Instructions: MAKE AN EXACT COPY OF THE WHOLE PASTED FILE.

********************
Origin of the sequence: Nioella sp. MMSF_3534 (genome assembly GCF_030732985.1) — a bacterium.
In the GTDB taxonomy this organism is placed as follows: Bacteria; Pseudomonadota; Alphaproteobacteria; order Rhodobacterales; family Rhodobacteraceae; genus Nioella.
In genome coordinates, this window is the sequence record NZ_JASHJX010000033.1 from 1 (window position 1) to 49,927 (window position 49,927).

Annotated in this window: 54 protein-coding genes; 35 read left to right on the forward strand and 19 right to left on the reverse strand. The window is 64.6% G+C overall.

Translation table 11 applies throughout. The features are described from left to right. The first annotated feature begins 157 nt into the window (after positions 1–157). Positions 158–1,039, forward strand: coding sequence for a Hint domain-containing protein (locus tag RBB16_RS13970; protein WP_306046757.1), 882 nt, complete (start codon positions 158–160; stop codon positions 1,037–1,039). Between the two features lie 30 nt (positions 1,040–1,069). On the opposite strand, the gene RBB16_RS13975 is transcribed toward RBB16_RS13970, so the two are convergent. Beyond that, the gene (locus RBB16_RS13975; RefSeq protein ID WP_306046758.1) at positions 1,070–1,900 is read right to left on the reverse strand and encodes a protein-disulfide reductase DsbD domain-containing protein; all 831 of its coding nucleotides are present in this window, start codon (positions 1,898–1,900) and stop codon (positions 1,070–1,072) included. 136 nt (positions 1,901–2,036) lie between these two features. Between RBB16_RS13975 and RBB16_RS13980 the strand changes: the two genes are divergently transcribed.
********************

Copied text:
Origin of the sequence: Nioella sp. MMSF_3534 (genome assembly GCF_030732985.1) — a bacterium.
In the GTDB taxonomy this organism is placed as follows: Bacteria; Pseudomonadota; Alphaproteobacteria; order Rhodobacterales; family Rhodobacteraceae; genus Nioella.
In genome coordinates, this window is the sequence record NZ_JASHJX010000033.1 from 1 (window position 1) to 49,927 (window position 49,927).

Annotated in this window: 54 protein-coding genes; 35 read left to right on the forward strand and 19 right to left on the reverse strand. The window is 64.6% G+C overall.

Translation table 11 applies throughout. The features are described from left to right. The first annotated feature begins 157 nt into the window (after positions 1–157). Positions 158–1,039, forward strand: coding sequence for a Hint domain-containing protein (locus tag RBB16_RS13970; protein WP_306046757.1), 882 nt, complete (start codon positions 158–160; stop codon positions 1,037–1,039). Between the two features lie 30 nt (positions 1,040–1,069). On the opposite strand, the gene RBB16_RS13975 is transcribed toward RBB16_RS13970, so the two are convergent. Beyond that, the gene (locus RBB16_RS13975; RefSeq protein ID WP_306046758.1) at positions 1,070–1,900 is read right to left on the reverse strand and encodes a protein-disulfide reductase DsbD domain-containing protein; all 831 of its coding nucleotides are present in this window, start codon (positions 1,898–1,900) and stop codon (positions 1,070–1,072) included. 136 nt (positions 1,901–2,036) lie between these two features. Between RBB16_RS13975 and RBB16_RS13980 the strand changes: the two genes are divergently transcribed.